Getting a lower rate on a credit card seems like a no-brainer. After all, with a lower rate, you will spend less of your hard-earned money on interest. What could go wrong? Maybe not that much, but let’s dive in and see what the ramifications could be if you try.
Does asking for a lower rate trigger a hard pull?
Ah, this is the big question! Unfortunately, I don’t have a hard-and-fast answer for you. All I can tell you is: maybe it will and maybe it won’t.
Here’s what makes the difference. If the creditor treats the request as a mere request, the chances are that a soft inquiry, or even no inquiry at all, will be sufficient. However, if the lender considers your request as an account change (like asking for a credit limit increase or another one of the bank’s cards that comes with a lower interest rate), then a hard inquiry is likely. It depends on the creditor, what its rules are and what kind of relationship you have with it.
My suggestion is to ask your creditor if requesting a rate decrease will mean a hard pull. As we have discussed before, there are two types of inquiries—hard and soft pulls. An example of a soft pull is when you obtain your credit report for yourself. Preapproved offers for credit are generated through a soft pull, but if you decide to take the offer, your credit will be subject to a hard pull. Asking for a rate decrease might only mean a soft pull or no pull at all, which would not affect your score.
I contacted Capital One, Discover and Citi to see how they handle such requests and the representatives all told me they don’t pull a credit report if a customer asks for a rate reduction.
How does a hard pull affect your credit score?
A hard pull most often happens when you ask for more credit, and the assumption is that you are preparing to take on additional debt. In the case of asking for a decrease in your interest on your credit card, though, you are not asking for more credit.
In fact, depending on the rate you have to begin with and the balance on the card, I would say that you probably are not looking to add to your debt. But I could be wrong, and you could be wrong as well. Your intention may well not be to do that, but once you have a lower APR, you might be more inclined to carry more on the card than you did before. These are all hypotheticals, but your creditor will likely have thought of all of this, too. As I said, each creditor has its own rules that the customer may or may not be privy to.
If you are concerned about a hard pull, you should ask the creditor before making a request. Once you know, you can make your decision. I do need to tell you that in the event of a hard pull, the decrease to your credit score will probably not be that significant and will last for only a few months at the most. Unless you have a major purchase planned soon (like buying a house), any impact will be small.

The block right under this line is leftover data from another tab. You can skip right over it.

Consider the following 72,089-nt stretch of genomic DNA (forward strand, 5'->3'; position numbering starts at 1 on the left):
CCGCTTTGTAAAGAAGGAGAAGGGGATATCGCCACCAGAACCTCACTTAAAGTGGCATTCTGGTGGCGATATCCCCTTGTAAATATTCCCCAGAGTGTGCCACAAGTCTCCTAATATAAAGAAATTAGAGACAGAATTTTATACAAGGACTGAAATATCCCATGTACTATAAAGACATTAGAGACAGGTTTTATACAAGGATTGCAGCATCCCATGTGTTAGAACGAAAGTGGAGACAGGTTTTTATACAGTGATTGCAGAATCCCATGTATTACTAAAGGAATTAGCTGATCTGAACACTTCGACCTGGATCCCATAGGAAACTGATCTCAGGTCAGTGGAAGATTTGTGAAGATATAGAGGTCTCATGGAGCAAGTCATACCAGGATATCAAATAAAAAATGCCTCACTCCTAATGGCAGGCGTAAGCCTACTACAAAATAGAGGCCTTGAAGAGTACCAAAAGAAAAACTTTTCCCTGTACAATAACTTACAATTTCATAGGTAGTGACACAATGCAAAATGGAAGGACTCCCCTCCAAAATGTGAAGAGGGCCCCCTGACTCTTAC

One word of caution: if you have a short credit history or what is known as a “thin file,” an inquiry may be more serious. If you have a limited history or a low score, a few points can affect a lender’s decision more than it would for a person with a high score and lengthy history.
Can a lower card APR help your score in any way?
The interest rate charged is not a scoring factor; however, a lower rate could indirectly help your score. As I said initially, a lower credit card APR will allow you to put more of your payment toward the principal balance on the card. As your principal is paid down, your available credit will increase. This will be a boost to the utilization portion of your score. So, if you are successful, you can quickly overcome the hit you took from the hard pull (if one was done). Paying less for the money you borrow makes good financial sense.
How to avoid paying credit card interest
There are ways to avoid paying credit card interest altogether. If you only charge an amount that you know you can pay off by the due date, you will not incur any interest charges.
For instance, your household budget should have an amount set aside for groceries. If you use your credit card to buy your groceries, the money will be available from your monthly budget to pay the bill in full. Again, you have to be careful to pay the bill by the due date. For an even greater impact on your score, try to pay the account in full before the next billing cycle. This will yield the lowest credit utilization ratio.
This tactic works especially well with rewards cards. If you end up paying interest on charges, you could very well spend more than the rewards’ value. So, paying this card off each month is a win-win, both in terms of rewards earned and your financial health.
Finally, I want to say that you can use the same tactic with any card with any interest rate. If you only charge what you can afford to pay back each month, even a high interest rate won’t be of concern to you.
When all is said and done, the impact of asking for a rate decrease is minor. If, however, you’re asking because you’re having issues meeting your monthly payment, this is ignoring the elephant in the room or, as we say in New England, the “moose on the table.” If you ask out of need, I urge you to review your spending and income to try to bring the two into harmony.
If you have too many bills and not enough money, it’s time to take action. Asking for help under the CARES Act will keep your account from aging further but won’t stop it from improving if you can catch up. Alternatively, contacting a non-profit credit counseling agency to work out a budget and subsequent debt management plan will yield a much greater benefit than the impact of any possible hard credit report pull.